Regular poster – anon for this. I’ve decided to join an after-work community organization, like a sports team (it’s not sports – but let’s use that metaphor). I used to be really good at this sport, and I’m used to always being first string. I tried out for this team and was put at the very bottom of the barrel. It’s like a punch in the gut. I can’t figure out if I’m just not as good any more (possible, it’s been years since I’ve played said sport and even more years since I was in top condition), or if my team is just very political, and being a newbie I’m at the bottom of the totem pole. I also know – because I’ve seen how other players play, that they’re really not fantastic either. So I can’t figure out if I’m that much worse compared to them, either. This feeling sucks and makes me not want to play at all. Not sure how I can get back on board with the team spirit after this but I don’t really see quitting as an option – partially because I’ve put time and money into this, and told lots of people I was doing this. I was previously very excited about this – even if I wasn’t first string, I thought I was okay with being in the middle of the bunch. But bottom?? I just don’t know. Encouragement?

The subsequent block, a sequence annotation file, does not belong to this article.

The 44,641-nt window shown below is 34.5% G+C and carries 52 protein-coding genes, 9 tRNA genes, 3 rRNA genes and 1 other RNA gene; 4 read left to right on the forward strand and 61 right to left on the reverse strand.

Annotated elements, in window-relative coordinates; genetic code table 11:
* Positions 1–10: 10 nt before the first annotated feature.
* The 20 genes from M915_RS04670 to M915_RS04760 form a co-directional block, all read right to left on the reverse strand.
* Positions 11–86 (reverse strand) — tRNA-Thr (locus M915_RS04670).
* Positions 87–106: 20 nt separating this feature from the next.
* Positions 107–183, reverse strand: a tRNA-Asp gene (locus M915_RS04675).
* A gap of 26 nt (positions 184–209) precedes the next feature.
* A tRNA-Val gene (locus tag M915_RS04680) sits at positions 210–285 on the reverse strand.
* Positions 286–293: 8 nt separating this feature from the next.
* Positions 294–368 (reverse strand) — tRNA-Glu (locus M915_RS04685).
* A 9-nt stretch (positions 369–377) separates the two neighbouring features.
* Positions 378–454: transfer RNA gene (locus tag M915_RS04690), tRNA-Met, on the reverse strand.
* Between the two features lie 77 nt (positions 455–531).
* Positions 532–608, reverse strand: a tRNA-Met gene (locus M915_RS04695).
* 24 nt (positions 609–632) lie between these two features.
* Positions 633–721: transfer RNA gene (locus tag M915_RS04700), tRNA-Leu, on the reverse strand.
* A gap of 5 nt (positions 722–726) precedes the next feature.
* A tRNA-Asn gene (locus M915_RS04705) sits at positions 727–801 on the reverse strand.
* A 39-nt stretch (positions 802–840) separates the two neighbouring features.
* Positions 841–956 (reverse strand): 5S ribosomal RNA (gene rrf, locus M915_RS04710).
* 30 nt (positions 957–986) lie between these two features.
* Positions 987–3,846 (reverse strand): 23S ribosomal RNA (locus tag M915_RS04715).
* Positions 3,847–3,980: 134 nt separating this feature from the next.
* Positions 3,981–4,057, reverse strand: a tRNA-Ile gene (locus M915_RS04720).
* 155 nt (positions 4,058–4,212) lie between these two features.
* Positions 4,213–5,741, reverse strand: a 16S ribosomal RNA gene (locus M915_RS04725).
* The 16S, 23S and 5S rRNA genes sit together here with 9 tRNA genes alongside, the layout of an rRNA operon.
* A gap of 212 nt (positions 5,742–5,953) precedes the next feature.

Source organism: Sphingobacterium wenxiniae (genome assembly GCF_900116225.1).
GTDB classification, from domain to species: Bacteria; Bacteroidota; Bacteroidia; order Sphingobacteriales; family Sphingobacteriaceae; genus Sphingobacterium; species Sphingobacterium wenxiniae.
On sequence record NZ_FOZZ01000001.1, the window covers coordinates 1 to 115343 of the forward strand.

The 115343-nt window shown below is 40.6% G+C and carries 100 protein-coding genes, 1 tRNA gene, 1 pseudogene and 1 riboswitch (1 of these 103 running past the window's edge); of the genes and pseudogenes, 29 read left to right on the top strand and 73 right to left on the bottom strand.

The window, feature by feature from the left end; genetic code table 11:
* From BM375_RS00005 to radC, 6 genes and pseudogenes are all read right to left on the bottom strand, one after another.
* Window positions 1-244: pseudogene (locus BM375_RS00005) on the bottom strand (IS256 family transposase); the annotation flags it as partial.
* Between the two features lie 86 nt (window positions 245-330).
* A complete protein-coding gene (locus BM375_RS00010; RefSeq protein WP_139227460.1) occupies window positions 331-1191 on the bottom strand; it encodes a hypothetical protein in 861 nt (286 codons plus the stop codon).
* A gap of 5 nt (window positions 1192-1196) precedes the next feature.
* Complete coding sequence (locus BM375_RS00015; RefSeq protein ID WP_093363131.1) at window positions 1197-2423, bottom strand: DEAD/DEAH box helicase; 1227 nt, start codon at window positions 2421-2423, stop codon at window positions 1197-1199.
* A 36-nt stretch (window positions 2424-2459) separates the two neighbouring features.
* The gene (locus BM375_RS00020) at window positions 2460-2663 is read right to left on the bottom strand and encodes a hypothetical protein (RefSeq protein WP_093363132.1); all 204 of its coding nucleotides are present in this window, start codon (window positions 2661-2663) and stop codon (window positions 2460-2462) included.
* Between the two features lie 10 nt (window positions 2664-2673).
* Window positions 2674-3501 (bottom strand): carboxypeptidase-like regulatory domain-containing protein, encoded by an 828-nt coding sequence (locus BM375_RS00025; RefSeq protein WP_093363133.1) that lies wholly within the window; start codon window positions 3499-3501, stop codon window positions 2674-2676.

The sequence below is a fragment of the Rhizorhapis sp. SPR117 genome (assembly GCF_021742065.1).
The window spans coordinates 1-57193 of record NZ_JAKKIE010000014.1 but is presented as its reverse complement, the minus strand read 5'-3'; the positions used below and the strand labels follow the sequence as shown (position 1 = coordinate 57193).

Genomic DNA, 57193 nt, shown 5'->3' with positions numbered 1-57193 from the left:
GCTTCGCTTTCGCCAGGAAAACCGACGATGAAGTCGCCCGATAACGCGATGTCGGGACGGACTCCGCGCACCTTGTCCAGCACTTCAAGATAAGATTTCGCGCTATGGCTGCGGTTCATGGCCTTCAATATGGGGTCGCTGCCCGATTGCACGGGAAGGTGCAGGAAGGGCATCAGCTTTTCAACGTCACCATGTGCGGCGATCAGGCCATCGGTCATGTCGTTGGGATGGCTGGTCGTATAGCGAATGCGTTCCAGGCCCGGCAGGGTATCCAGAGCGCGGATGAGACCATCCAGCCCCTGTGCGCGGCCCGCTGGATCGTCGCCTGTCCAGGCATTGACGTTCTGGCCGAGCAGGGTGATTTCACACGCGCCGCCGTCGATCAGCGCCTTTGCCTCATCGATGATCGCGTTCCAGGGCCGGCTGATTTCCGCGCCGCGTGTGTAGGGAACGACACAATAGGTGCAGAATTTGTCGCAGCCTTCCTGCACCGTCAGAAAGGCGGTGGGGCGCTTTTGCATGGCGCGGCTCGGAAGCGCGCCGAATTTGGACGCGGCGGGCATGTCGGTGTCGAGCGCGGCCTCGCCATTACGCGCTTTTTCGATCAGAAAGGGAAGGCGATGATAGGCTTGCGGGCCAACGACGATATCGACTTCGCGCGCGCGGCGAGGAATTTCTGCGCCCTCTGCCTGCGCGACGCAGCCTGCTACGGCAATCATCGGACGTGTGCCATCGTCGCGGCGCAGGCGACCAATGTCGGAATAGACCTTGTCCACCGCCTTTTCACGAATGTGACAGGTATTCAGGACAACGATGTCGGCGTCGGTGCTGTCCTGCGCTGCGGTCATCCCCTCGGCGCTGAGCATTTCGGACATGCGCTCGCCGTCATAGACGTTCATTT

• Hmmm – are you in Toronto?

      In any event, try to shake it off. Your position on the team may have very little to do with you, and lots to do with other things, totally outside your control (like politics, people who’ve veen around for a while getting first string positions, etc.). It’s not about you or your abilities. It’s like when you don’t get a job that you’re qualified for – maybe they gave it to an internal candidate, maybe you remind them of their last girlfriend and they couldn’t stand the look of you. Again – nothing to do with you.

      Try to have fun with it?

    • In volunteer organizations many people back out quickly because it turns out to be more of a committment than anticipated. For that reason, newbies are often started at the bottom, where the impact of high turnover is minimized. Don’t take it personally!